Is it better to go on a UK vacation or stay in the country? Britons consider a trip to the UK to be a “genuine holiday.”


Is it better to go on a UK vacation or stay in the country? Britons consider a trip to the UK to be a “genuine holiday.”

STAYCATIONS have been popular among Britons this year, but there appears to be a misunderstanding about the term. Britons are pushing back, claiming that a staycation is nothing more than a vacation.

Susanna Reid told GMB viewers this morning that when she stated she went on a holiday to Cornwall, she received some hostility.

“Went to beautiful Cornwall,” she said. I was chastised for calling it a staycation. Ben, this isn’t a staycation.” Ben Shephard agreed, and Britons are echoing his sentiments on social media.

A staycation in Cornwall is not the same as a vacation.

“A staycation is when you stay at home, if you vacation within your home, whether you go to Devon or Cornwall…” Ben explained.

“I believed that was a lockdown,” Susanna explained.

Dan Walker of the BBC expressed his dissatisfaction with the staycation trend on Twitter.

“I may be being dumb, but isn’t being at home (and going on day trips, etc) a ‘staycation?’” he wrote. It’s still a HOLIDAY if you stay in a hotel, B&B, or rent a house in the same nation! “I’m done ranting.”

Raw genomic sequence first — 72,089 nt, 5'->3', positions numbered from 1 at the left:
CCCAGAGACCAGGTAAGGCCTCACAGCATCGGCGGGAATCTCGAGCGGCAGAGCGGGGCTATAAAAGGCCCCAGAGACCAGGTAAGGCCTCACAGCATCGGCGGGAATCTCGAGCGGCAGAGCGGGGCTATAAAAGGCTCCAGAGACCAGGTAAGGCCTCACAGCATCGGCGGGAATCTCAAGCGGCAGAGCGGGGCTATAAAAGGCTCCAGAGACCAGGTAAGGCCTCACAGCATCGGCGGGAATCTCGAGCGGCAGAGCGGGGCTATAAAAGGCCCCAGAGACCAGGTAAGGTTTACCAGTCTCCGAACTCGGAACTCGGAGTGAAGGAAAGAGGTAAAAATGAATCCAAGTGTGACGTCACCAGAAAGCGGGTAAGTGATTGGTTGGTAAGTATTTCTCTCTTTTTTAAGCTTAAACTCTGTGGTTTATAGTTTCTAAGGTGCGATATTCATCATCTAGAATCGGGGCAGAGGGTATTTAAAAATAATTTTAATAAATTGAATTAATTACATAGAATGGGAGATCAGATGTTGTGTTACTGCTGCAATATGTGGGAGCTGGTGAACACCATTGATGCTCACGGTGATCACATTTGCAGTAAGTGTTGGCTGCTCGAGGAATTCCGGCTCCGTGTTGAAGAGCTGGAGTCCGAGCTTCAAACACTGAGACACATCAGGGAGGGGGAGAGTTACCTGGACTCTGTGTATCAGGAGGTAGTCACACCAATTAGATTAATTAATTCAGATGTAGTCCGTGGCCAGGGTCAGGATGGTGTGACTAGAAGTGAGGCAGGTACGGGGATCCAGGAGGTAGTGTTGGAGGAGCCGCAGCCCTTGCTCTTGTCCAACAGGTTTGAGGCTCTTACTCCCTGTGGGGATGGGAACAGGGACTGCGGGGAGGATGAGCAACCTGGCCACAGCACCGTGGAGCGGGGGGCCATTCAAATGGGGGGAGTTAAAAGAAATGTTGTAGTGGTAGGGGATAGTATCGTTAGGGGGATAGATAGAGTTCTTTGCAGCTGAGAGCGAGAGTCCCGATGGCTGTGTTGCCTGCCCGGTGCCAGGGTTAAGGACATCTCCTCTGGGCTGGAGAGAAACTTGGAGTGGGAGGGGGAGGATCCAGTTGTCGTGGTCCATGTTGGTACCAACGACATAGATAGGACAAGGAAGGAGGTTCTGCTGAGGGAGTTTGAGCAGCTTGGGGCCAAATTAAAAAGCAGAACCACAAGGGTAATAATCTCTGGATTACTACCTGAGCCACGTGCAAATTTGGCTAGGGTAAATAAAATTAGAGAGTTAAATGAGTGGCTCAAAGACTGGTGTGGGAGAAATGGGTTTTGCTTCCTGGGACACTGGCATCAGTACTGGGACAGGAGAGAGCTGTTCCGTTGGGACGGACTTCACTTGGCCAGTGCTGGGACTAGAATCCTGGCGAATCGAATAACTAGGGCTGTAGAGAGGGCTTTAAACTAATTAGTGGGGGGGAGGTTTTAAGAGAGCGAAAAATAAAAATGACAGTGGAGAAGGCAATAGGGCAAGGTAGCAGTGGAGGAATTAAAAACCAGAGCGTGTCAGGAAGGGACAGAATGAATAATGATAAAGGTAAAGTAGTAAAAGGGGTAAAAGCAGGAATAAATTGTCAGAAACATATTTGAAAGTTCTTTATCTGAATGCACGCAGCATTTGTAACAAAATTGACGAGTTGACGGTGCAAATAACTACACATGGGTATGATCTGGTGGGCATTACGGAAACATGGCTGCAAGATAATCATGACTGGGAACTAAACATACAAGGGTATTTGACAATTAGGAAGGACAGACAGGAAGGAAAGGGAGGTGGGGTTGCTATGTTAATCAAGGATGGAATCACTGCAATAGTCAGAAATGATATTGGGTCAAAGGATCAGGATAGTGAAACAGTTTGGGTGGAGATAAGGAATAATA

And Britons have flocked to defend the outdated meaning.

“Vacation isn’t British for a start,” one said. And I suppose staying means not leaving the country for a vacation. Terminology from a clearly American source.”

A few people said it was simply the media’s fault.

“However, Americans do not use the term ‘staycation’ to describe a vacation in their own country,” one person noted. I first heard the term more than 20 years ago (my brother’s wife is from Canada), and it refers to spending your vacation at home. It’s the holiday firms and the media in the United Kingdom that are getting it wrong.”

“‘Staycation’ is a media-created buzzword,” another agreed.

Britons have taken to social media to scream and claim that a UK vacation is exactly that: a vacation. There’s no need for another word to describe it.

“I don’t recall my childhood holidays in a caravan at Tenby being termed anything other than a holiday,” one wrote.

“Staycation is another another horrible American term that people seem to have adopted,” someone said. I haven’t done so. We have vacations here; even if we don’t travel anyplace, it’s still a vacation. It’s always been like way. It’s a departure from the ordinary. You are not required to attend work, school, or other activities. It’s the weekend.”

The names of British holidays are extremely important to them.

And it all stems from “Brinkwire Summary News,” as they call it.


Comments are closed.